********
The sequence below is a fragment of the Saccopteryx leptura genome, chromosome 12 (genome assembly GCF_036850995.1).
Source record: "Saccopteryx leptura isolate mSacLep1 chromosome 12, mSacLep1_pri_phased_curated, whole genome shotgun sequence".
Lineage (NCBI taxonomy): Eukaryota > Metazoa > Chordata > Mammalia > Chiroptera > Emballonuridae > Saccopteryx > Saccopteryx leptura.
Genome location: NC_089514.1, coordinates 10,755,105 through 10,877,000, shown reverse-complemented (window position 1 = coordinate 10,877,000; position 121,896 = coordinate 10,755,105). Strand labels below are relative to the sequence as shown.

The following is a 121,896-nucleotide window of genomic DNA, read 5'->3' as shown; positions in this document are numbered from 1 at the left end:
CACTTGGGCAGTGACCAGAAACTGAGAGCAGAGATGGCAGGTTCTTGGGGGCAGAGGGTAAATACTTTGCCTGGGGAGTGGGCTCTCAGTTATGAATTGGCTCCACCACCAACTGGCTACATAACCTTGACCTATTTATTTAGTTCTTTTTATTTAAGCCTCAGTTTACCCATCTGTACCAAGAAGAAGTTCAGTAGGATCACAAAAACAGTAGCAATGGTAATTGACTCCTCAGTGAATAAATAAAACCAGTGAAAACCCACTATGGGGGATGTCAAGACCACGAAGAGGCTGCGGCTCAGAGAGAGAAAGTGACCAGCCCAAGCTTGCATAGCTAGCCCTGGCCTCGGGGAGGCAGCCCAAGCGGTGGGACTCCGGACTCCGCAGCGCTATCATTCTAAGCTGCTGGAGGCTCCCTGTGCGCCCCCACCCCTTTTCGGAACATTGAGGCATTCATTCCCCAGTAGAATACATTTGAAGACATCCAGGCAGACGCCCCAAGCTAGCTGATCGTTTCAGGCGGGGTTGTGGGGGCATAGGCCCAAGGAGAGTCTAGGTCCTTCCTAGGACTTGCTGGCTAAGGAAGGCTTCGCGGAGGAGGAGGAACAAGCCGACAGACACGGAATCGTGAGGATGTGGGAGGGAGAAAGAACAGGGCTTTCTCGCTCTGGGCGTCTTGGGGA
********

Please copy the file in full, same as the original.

The sequence below is a fragment of the Saccopteryx leptura genome, chromosome 12 (genome assembly GCF_036850995.1).
Source record: "Saccopteryx leptura isolate mSacLep1 chromosome 12, mSacLep1_pri_phased_curated, whole genome shotgun sequence".
Lineage (NCBI taxonomy): Eukaryota > Metazoa > Chordata > Mammalia > Chiroptera > Emballonuridae > Saccopteryx > Saccopteryx leptura.
Genome location: NC_089514.1, coordinates 10,755,105 through 10,877,000, shown reverse-complemented (window position 1 = coordinate 10,877,000; position 121,896 = coordinate 10,755,105). Strand labels below are relative to the sequence as shown.

The following is a 121,896-nucleotide window of genomic DNA, read 5'->3' as shown; positions in this document are numbered from 1 at the left end:
CACTTGGGCAGTGACCAGAAACTGAGAGCAGAGATGGCAGGTTCTTGGGGGCAGAGGGTAAATACTTTGCCTGGGGAGTGGGCTCTCAGTTATGAATTGGCTCCACCACCAACTGGCTACATAACCTTGACCTATTTATTTAGTTCTTTTTATTTAAGCCTCAGTTTACCCATCTGTACCAAGAAGAAGTTCAGTAGGATCACAAAAACAGTAGCAATGGTAATTGACTCCTCAGTGAATAAATAAAACCAGTGAAAACCCACTATGGGGGATGTCAAGACCACGAAGAGGCTGCGGCTCAGAGAGAGAAAGTGACCAGCCCAAGCTTGCATAGCTAGCCCTGGCCTCGGGGAGGCAGCCCAAGCGGTGGGACTCCGGACTCCGCAGCGCTATCATTCTAAGCTGCTGGAGGCTCCCTGTGCGCCCCCACCCCTTTTCGGAACATTGAGGCATTCATTCCCCAGTAGAATACATTTGAAGACATCCAGGCAGACGCCCCAAGCTAGCTGATCGTTTCAGGCGGGGTTGTGGGGGCATAGGCCCAAGGAGAGTCTAGGTCCTTCCTAGGACTTGCTGGCTAAGGAAGGCTTCGCGGAGGAGGAGGAACAAGCCGACAGACACGGAATCGTGAGGATGTGGGAGGGAGAAAGAACAGGGCTTTCTCGCTCTGGGCGTCTTGGGGA